The Exelon Pavilions are four structures which generate electricity
from solar energy and provide access to underground parking in
Millennium Park in the Loop community area of Chicago in Cook County,
Illinois, US. The pavilions provide sufficient energy to power the
equivalent of 14 Energy star-rated energy-efficient houses in Chicago.
The four pavilions, which cost $7 million, were designed in January
2001; construction began in January 2004. The South Pavilions were
completed and opened in July 2004, while the North Pavilions were
completed in November 2004, with a grand opening on April 30, 2005. In
addition to producing energy, three of the four pavilions provide
access to the parking garages below the park, while the fourth serves
as the park's welcome center and office. Exelon, a company that
generates the electricity transmitted by its subsidiary Commonwealth
Edison, donated $5.5 million for the pavilions. Chicago Tribune
architecture critic Blair Kamin praised the South Pavilions as "minor
modernist jewels", but criticized the North Pavilions as "nearly all
black and impenetrable". The North Pavilions have received the
Leadership in Energy and Environmental Design (LEED) silver rating from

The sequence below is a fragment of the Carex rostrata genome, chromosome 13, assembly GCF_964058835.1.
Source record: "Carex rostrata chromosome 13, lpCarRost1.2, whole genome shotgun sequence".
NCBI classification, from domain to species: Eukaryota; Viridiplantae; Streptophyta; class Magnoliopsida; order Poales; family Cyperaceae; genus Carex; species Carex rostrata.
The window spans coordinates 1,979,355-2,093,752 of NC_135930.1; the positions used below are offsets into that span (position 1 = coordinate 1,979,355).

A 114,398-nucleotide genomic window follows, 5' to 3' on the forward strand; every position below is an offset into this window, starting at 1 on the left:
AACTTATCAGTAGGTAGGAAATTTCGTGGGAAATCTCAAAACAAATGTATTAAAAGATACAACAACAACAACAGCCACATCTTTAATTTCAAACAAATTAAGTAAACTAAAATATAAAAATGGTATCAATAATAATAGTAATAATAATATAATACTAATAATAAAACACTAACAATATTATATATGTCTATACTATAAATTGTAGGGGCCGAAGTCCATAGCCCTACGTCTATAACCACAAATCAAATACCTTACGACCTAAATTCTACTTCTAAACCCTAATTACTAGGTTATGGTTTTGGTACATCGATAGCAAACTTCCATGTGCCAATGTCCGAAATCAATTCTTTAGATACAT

the United States Green Building Council, as well as an award from the
American Society of Heating, Refrigerating and Air-Conditioning
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Today's selected anniversaries:
Edmond Halley presented the paper De motu corporum in gyrum, containing
Isaac Newton's derivation of Kepler's laws from his theory of gravity,
to the Royal Society.
Forces led by Nguyen Trung Truc, an anti-colonial guerrilla leader in
southern Vietnam, sank the French lorcha L'Esperance.
During the Brown Dog affair, about 1,000 protesters marched through
London and then clashed with 400 police officers in Trafalgar Square
over the existence of a memorial for animals which have been
Edward VIII of the United Kingdom, out of a desire to marry American
socialite Wallis Simpson against widespread opposition, abdicated the
royal throne, the first and only British monarch to have done so since
the Anglo-Saxon period.
The Kuomintang (KMT) dictatorship of Taiwan arrested a larger number of
opposition leaders who had organized pro-democracy demonstrations, an
incident credited with ending the KMT's rule in 2000.
Wiktionary's word of the day:
Wikiquote quote of the day:
We despise and abhor the bully, the brawler, the oppressor, whether in
private or public life, but we despise no less the coward and the
voluptuary. No man is worth calling a man who will not fight rather
than submit to infamy or see those that are dear to him suffer wrong.
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